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  • The Heartland: An American History by Kristin L. Hoganson
  • Jeff Bremer
Kristin L. Hoganson, The Heartland: An American History. New York: Penguin Press, 2019. 432 pp. $30.00 (cloth).

The Midwest has received a lot of attention from coastal political pundits since November 2016, when states such as Michigan and Wisconsin helped to elect Donald Trump as president. Kristin Hoganson's Heartland is an attempt to help explain this region to an academic audience. In her introduction, she explains her surprise at how connected central Illinois was to the world. She arrived in the summer of 1999, moving to the area from the northeastern United States. This unexpected admission nicely sets up the themes of this timely and important book. Heartland's story focuses on Champaign County—home to the University of Illinois where Hoganson teaches—and its long-standing and unexpected connections to the world.

She notes that the Midwest, or "heartland," of the U.S. is at the center of American mythology and nostalgia, as well as at the center of its geography. It is oft en seen as a provincial place that represents the innocence of a lost history; it is supposedly static and insular, mostly defined by the fact it is neither east nor west. However, this conception is wrong. Indeed, the region has always had deep ties to the world. It was full of immigrants [End Page 195] and introduced species, and it was linked economically and socially to the rest of the globe. In fact, the heartland of the 1800s was at the leading edge of American and what many white U.S. residents considered Western civilization. Her chapters trace these ties in a variety of original and deeply researched ways, through lenses ranging from animal breeds to agricultural exports to Native American removal.

Her story begins with one that is too oft en forgotten by many Americans—the removal of Native Americans from their homelands in what is now called the Midwest. In central Illinois, it was the Kickapoo who were forced out. Their villages and fields were burned, and they were expelled by the 1830s. In the book's last chapter, she continues their story into Mexico, where some went in search of refuge. Euro-American farmers replaced the Kickapoo, operating as part of the expanding American empire. Farm families not only brought new grasses, animals, and crops but also changed the face of the countryside, draining thousands of acres of swampland and expanding farms. They improved their hog breeds by bringing in those with pedigrees from Europe that matured faster and tasted better. They also bred potbellied pigs with traits from Chinese breeds. Central Illinois eventually became a pork-exporting powerhouse. Illinois farmers shipped cattle to Canada, viewing the Great Lakes as a connection to their northern neighbor, not a dividing line. They also brought in cattle from Texas and Mexico. Central Illinois farmers pursued overseas agricultural markets avidly, pushing their congressional representatives to ensure access to other nations, even as the U.S. increased its own tariffs.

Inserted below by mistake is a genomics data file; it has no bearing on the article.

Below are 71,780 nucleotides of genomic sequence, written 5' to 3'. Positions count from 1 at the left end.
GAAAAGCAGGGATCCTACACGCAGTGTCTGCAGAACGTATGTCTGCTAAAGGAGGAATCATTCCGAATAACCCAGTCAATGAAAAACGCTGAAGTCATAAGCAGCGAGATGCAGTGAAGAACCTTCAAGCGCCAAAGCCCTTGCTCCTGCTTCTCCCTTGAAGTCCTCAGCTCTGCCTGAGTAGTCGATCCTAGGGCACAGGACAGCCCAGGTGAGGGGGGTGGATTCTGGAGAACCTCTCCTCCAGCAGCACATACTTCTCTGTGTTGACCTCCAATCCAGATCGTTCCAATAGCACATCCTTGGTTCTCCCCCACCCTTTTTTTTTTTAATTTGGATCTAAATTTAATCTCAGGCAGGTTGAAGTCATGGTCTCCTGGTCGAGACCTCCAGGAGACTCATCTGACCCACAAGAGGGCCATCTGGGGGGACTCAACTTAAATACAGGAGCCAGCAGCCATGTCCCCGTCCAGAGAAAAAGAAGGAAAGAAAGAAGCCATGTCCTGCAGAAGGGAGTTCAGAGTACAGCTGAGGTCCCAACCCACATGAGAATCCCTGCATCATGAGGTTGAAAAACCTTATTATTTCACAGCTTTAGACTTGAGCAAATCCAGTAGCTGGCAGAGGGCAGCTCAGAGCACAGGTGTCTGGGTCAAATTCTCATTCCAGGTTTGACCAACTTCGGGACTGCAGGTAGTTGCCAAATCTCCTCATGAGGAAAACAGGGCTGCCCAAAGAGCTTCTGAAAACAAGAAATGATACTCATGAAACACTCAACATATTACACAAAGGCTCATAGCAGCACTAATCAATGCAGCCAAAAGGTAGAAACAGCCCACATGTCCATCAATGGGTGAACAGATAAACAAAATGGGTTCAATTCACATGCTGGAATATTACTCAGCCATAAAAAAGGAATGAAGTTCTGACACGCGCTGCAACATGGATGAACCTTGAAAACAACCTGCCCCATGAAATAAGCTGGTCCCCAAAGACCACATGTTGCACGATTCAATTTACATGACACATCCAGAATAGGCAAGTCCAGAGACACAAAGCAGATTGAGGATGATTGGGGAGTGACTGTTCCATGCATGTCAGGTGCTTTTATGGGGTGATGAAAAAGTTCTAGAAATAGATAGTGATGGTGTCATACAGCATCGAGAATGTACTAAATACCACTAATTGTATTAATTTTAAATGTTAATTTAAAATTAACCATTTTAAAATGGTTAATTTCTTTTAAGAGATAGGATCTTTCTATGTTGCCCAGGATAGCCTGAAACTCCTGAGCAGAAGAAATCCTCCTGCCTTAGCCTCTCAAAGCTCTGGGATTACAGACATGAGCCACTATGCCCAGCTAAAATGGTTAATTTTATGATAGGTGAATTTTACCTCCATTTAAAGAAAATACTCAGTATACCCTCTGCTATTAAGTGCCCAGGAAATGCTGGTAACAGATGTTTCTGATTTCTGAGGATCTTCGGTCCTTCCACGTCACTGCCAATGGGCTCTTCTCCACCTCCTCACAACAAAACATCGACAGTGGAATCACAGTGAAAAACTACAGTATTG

Illinois was tied to its borderlands, as it was tied to the rest of the globe. In the late nineteenth century, residents of Champaign County could buy soap, spices, silk, and hats from places as varied as Peru, Cuba, and Spain. The Illinois Central Railroad carried bananas and coconuts to the Midwest from New Orleans. Residents of central Illinois also shipped pork to New Zealand and Asia, with almost two billion pounds exported by 1918. The area also depended upon British capital, seeds, and markets to develop. People and experts came to the University of Illinois from Asia and Europe. Conversely, Champaign County residents left to explore the world, returning with new plants and knowledge. The county hosted and trained aviators during World War I, and its military installations connected the region to the rest of the globe. The heart of the country, Hoganson argues, was in the middle of everything, tied to north and south, as well as to east and west.

Heartland succeeds in rejecting the provincial mythology of the [End Page 196] American Midwest by demonstrating its unexpected connections to the rest of the world. Hoganson's task...